Everyone at the orphanage assumed a mask and Jeevan
was no different. It was how they dealt with their past misfortunes. Gurdial knew that beneath the front, Jeevan was warm-hearted, kind and loyal, and whenever his friend played up, Gurdial simply ignored him and talked about something else.
âThe postmaster is having an affair' â Gurdial was repeating two-month-old gossip.
As Jeevan picked up his onions once again, he pulled a face. âTell me something new,
,' he said. âThat old goat has been news for weeks.'
Gurdial yawned. They had been up since dawn, beginning their day with a wash, followed by prayers and lessons. Now, in the warmth of the afternoon sun, his eyelids felt heavy and sleep was on his mind. But there was no way he could head back to the orphanage for a nap. The couple who ran it, Sohan Singh and Mata Devi, would have a hundred and one chores waiting for him, and Mata Devi in particular would beat him for being so lazy.
Instead, Gurdial turned his attention to the busy street. The myriad colours and sounds and smells made him smile. Amritsar was a wonderful city, constantly changing yet always familiar too. A city of tall, inward-leaning buildings and narrow alleyways where the sun never shone; of wide open spaces too, bathed in sunshine and filled with numerous brightly coloured trees and plants and flowers. White marble buildings ringed the pool of
or holy water that in turn surrounded the Golden Temple.
People of all religions lived in the city. Each afternoon, after their chores were done, Gurdial and Jeevan would head down the streets and alleyways, looking for fun. The people they met were Muslim and Sikh, Hindu and Christian. Some were as dark as the night sky; others had yellow skin and hair. There were green eyes and blue eyes and brown eyes. The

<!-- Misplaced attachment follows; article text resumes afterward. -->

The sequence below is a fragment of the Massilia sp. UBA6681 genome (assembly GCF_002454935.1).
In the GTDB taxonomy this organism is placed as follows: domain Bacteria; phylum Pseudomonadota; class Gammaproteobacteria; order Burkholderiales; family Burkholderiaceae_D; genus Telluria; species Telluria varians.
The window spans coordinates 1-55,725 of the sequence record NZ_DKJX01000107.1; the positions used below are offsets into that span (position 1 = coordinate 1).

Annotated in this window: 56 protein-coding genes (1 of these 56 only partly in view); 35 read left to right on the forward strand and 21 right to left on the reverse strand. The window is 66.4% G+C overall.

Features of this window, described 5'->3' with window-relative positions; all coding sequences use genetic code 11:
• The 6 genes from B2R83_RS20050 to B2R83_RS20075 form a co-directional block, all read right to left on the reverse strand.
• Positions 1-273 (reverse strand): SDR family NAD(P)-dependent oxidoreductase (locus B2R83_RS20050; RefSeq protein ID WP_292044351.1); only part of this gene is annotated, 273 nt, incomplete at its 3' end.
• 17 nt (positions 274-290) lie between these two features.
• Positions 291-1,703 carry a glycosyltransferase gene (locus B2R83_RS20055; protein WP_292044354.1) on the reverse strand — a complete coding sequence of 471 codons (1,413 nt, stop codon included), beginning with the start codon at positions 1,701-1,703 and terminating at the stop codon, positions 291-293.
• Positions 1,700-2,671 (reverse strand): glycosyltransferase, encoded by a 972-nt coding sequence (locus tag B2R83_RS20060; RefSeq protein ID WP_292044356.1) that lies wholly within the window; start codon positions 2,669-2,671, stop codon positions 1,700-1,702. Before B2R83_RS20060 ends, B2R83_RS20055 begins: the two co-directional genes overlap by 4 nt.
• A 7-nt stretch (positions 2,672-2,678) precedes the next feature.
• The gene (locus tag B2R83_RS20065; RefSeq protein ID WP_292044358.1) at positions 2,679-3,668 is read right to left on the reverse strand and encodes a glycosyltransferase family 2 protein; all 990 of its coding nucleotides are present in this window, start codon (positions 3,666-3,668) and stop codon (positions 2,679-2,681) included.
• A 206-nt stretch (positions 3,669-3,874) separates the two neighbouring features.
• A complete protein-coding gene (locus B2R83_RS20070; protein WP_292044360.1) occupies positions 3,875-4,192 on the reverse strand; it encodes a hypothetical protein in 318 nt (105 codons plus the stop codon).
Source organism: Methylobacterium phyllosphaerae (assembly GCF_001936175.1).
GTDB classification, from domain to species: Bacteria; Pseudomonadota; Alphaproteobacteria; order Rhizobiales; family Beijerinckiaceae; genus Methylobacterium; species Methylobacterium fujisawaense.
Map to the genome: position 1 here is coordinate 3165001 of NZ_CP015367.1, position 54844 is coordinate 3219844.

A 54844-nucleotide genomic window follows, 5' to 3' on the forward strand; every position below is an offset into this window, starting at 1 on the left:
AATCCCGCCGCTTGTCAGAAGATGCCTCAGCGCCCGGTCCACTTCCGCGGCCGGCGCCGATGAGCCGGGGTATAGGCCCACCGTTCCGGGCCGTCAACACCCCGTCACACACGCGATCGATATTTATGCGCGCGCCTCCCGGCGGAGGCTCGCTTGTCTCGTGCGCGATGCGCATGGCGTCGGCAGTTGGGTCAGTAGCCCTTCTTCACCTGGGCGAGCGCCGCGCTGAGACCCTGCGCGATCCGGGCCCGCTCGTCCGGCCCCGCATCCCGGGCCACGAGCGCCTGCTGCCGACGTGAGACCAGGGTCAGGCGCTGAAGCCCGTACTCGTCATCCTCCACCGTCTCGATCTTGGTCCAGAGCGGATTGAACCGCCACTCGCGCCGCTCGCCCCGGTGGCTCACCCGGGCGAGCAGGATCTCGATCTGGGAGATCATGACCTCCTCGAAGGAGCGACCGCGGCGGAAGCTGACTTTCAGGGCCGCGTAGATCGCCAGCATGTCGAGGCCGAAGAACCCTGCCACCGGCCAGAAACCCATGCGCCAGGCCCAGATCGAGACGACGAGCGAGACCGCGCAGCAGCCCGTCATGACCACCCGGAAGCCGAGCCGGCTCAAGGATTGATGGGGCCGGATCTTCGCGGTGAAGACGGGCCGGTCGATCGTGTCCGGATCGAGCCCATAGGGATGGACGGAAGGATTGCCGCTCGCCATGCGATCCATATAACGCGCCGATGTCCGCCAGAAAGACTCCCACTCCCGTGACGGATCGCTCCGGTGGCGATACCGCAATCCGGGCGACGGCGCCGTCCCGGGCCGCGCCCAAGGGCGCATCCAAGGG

were pink â their women were often tall and wore dresses and sun hats, many of them showing off their arms and legs, constantly smoking cigarettes. The men wore far too much clothing and strutted around like peacocks, forever puffing on pipes or cigars, their faces red and their hair and moustaches always perfectly oiled.
Today, the streets were as busy as ever, and across the road from where they sat Gurdial saw two soldiers talking to an old man in a white turban. He was wondering what they were discussing when a hand clapped him on the back. He turned and saw Bissen Singh standing by his side, smiling at him.
âHere you are again, idling away the hours,' Bissen said to them.
Jeevan put the onions in his pocket, hoping to disguise the fact that one of them had begun to rot and smelled.
âBissen-ji â where have you been?' Gurdial asked.
âI went to visit my family,' he told him.
Bissen Singh was in his twenties but had already done more than Gurdial and Jeevan could have imagined in a lifetime. He had fought in the Great War â the one that had just ended â alongside the British. He'd been
injured in a country that Gurdial had never heard of, called France, and been sent to England to get better. He still walked with a slight limp, and on certain days Gurdial had noticed that his gaze grew distant, as though he was dreaming of faraway places and different people. Gurdial often dreamed of fighting alongside Bissen Singh and wondered if he would ever experience even half as much during his own lifetime. As Bissen ruffled Jeevan's hair, Gurdial asked how his family were keeping.
âGood, good,' he said. âAnd what about you two â keeping out of trouble?'
Gurdial nodded as Jeevan spoke up: âWhen you were in the war,' he said, just as he always did whenever he saw the soldier, âdid you have to cut your hair?'
Bissen laughed but his thoughts were elsewhere for a moment: back in England, sitting in front of a mirror as a young nurse cut his locks away.
âNo, no!' he replied, snapping back into the present. âThey let us wear our turbans, although in the trenches it was very difficult to keep them clean.'